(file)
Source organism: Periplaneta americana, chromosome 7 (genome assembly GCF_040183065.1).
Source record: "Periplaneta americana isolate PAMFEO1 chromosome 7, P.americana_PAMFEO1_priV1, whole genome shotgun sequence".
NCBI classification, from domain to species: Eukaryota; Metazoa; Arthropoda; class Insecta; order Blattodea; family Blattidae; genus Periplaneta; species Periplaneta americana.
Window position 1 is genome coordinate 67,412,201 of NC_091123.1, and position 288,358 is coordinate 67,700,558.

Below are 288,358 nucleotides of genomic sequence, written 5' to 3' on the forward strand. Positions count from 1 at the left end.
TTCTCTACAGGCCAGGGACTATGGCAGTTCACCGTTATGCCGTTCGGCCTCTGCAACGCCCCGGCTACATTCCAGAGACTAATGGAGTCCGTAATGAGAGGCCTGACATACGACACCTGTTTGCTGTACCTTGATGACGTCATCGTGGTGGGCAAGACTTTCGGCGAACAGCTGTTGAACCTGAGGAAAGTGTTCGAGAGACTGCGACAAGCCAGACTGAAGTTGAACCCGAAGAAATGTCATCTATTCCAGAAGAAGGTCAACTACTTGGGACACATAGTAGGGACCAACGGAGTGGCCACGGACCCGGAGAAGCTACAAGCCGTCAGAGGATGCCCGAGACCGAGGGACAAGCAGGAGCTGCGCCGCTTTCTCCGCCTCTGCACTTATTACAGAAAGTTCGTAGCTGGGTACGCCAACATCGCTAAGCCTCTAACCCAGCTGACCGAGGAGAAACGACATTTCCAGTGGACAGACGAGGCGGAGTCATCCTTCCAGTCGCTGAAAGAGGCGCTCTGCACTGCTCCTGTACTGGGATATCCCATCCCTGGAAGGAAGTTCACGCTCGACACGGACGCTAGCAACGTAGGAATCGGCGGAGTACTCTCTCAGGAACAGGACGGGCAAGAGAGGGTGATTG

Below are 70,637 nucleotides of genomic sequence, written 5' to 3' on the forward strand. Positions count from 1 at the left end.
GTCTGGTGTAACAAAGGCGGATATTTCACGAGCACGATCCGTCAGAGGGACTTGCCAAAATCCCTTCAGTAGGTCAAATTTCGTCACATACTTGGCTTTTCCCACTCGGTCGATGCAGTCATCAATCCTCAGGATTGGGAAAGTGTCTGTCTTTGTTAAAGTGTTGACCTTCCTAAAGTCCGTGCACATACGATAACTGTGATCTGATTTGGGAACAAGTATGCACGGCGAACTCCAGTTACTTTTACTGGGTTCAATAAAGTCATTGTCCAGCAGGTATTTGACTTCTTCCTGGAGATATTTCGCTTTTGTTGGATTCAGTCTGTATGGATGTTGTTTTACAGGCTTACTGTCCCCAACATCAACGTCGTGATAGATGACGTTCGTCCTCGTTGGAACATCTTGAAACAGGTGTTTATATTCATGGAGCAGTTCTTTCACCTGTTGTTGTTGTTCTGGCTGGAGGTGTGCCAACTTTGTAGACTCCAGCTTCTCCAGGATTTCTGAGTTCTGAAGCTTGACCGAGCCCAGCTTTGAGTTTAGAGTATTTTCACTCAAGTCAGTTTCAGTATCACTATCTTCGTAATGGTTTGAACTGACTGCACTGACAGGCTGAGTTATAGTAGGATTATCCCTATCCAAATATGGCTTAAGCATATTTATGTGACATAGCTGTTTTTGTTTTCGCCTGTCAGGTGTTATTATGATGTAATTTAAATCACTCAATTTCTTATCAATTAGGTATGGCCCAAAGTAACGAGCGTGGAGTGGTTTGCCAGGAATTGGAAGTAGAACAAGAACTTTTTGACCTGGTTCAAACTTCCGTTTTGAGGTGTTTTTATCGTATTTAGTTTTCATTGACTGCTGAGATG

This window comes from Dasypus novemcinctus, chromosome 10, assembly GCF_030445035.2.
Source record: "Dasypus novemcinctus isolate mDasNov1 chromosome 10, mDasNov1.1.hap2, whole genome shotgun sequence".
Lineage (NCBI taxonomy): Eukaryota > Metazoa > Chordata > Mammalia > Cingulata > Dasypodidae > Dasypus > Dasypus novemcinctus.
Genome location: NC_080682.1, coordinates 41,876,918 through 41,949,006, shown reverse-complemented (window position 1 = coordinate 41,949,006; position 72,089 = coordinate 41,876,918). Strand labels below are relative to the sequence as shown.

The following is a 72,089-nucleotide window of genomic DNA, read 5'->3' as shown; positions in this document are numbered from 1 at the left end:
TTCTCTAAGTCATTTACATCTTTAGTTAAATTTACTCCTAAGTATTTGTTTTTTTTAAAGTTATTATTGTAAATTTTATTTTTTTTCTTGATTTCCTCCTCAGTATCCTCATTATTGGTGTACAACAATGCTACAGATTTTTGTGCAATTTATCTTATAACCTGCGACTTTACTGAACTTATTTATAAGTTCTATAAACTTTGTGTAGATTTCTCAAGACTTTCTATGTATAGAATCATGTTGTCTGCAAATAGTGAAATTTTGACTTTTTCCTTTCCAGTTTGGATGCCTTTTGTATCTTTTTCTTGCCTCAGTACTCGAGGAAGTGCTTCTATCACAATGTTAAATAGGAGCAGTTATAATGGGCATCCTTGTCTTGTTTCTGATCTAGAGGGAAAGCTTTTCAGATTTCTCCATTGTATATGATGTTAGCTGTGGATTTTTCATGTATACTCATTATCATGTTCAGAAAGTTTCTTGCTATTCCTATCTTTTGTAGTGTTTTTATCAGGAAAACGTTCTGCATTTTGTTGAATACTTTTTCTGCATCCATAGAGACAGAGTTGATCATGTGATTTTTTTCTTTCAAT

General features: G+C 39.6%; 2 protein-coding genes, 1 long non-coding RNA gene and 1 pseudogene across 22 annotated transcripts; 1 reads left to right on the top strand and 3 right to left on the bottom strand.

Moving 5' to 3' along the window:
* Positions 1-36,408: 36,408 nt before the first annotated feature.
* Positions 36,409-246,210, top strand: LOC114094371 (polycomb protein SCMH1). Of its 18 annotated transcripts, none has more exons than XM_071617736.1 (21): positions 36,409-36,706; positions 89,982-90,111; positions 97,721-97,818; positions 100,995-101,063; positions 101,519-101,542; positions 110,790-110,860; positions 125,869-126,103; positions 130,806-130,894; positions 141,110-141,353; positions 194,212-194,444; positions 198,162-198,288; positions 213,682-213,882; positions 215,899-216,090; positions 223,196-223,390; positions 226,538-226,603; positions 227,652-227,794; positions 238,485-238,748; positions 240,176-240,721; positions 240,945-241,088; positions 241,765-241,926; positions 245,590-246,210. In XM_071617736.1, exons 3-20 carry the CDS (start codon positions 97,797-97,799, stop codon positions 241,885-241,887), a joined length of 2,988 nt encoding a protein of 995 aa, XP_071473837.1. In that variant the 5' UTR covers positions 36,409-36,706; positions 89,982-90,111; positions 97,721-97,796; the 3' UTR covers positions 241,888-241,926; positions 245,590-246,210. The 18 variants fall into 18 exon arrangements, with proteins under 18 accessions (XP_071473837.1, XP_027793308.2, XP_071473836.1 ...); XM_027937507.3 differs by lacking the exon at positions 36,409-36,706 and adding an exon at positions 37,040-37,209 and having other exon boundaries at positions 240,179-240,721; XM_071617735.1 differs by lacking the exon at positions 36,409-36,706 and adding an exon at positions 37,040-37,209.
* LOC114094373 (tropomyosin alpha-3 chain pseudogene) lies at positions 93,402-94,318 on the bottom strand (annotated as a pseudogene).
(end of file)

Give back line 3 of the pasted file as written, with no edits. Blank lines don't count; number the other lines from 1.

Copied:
NCBI classification, from domain to species: Eukaryota; Metazoa; Arthropoda; class Insecta; order Blattodea; family Blattidae; genus Periplaneta; species Periplaneta americana.